Other Tyson workers, like Ryan Coulter, 27, refused to move.
After working at the North Little Rock, Arkansas, plant, which closed in early October, in roles that included evaluating meat inventories, Coulter ruled out moving to the nearest Tyson active complex.
While the average price of a gallon of gas in Arkansas, $3.03, is about 22 cents cheaper than a year ago, you’d be driving much further.
“I would end up spending half my paycheck to get there,” he said. “That’s stressful. “I’m not going to prepare myself for failure.” (In September, 62% of Americans were living paycheck to paycheck, according to a report by the financial services company LendingClub, unchanged from a year ago, even as inflation has declined.)
Instead, Coulter said, he took a job at a nearby Value Foods grocery store. She declined to say how the salary compares.
While large employers like Amazon and Costco have expanded in the Little Rock metropolitan area, attracting young professionals and a variety of new jobs, Noel’s economic future appears more uncertain.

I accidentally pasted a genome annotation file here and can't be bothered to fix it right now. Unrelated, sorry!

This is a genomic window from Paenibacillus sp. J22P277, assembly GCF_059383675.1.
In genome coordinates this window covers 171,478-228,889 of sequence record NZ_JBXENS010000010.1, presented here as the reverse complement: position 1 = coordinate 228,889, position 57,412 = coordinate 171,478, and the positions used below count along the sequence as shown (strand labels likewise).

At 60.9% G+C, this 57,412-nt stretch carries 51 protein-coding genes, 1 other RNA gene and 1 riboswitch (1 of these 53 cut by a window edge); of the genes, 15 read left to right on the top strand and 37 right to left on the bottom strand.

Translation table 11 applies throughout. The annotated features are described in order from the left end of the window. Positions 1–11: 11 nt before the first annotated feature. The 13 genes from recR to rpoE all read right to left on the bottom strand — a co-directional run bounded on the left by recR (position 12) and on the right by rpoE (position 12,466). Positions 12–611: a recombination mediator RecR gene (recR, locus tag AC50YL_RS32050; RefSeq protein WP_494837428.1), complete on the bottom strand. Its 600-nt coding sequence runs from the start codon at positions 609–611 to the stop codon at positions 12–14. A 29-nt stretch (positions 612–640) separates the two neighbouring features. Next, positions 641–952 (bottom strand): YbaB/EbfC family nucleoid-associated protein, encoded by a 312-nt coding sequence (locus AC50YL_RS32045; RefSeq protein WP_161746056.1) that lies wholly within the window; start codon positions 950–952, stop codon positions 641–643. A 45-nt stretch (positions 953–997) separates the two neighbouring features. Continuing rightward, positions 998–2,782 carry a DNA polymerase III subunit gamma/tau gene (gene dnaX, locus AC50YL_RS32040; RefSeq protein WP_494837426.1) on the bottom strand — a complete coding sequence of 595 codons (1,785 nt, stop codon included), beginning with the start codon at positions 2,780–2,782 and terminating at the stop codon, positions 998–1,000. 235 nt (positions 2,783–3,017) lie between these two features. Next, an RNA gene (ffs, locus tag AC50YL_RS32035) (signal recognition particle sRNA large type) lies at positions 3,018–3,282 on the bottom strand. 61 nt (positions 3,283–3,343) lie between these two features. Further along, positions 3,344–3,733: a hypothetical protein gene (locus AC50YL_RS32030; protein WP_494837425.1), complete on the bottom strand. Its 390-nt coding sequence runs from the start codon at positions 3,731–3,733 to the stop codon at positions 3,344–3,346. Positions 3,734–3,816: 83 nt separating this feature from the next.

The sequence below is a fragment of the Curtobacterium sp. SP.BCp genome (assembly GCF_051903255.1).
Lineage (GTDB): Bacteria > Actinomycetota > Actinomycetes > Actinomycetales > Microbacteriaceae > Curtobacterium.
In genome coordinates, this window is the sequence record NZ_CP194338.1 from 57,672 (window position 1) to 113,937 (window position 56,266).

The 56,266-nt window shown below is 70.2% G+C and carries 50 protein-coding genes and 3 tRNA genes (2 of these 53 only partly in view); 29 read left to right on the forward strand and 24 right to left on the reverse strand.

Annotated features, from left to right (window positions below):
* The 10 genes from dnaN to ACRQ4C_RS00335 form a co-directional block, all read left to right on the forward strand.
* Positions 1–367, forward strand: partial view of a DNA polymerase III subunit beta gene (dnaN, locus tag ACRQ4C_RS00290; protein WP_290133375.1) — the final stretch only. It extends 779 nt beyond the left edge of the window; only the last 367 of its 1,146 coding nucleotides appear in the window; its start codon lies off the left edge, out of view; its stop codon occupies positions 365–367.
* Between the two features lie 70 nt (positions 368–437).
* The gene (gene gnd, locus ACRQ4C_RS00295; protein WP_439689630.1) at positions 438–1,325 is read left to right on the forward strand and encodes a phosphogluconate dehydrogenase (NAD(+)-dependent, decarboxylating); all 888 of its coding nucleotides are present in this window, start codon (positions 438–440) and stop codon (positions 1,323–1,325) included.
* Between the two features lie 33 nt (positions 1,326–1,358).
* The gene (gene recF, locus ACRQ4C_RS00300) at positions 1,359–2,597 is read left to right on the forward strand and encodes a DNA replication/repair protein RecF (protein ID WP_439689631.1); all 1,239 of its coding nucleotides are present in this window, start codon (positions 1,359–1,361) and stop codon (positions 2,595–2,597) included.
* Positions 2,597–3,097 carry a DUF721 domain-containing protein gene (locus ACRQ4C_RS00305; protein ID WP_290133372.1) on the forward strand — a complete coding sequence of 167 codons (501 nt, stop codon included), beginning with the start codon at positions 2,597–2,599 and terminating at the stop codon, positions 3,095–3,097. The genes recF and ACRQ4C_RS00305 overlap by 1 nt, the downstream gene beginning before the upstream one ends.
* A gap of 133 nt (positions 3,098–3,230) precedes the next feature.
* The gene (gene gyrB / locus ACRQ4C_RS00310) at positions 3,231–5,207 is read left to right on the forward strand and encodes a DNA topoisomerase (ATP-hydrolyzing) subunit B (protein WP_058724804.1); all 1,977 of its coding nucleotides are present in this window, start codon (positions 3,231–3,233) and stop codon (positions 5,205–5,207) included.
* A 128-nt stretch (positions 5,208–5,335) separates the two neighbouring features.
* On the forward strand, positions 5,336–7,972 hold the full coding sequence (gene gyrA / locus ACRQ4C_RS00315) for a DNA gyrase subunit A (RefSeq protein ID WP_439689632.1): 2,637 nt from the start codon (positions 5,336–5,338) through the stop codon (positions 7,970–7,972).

Mayor Terry Lance said he was working with the Harry S. Truman Coordinating Council, an economic development group in southwest Missouri, to find ways to move Noel beyond its former identity as a largely single-employer city.
In the weeks after the plant’s closure was announced, he said he had spoken to a pontoon manufacturer about the possibility of taking it over, but that company would employ no more than 350 workers at full capacity. Since then, Lance said a Texas company that converts sewage sludge into raw materials had signed a letter of intent to buy the complex, but “wasn’t convinced they could do it without a lot of odors” and wanted to avoid a “nightmare.” .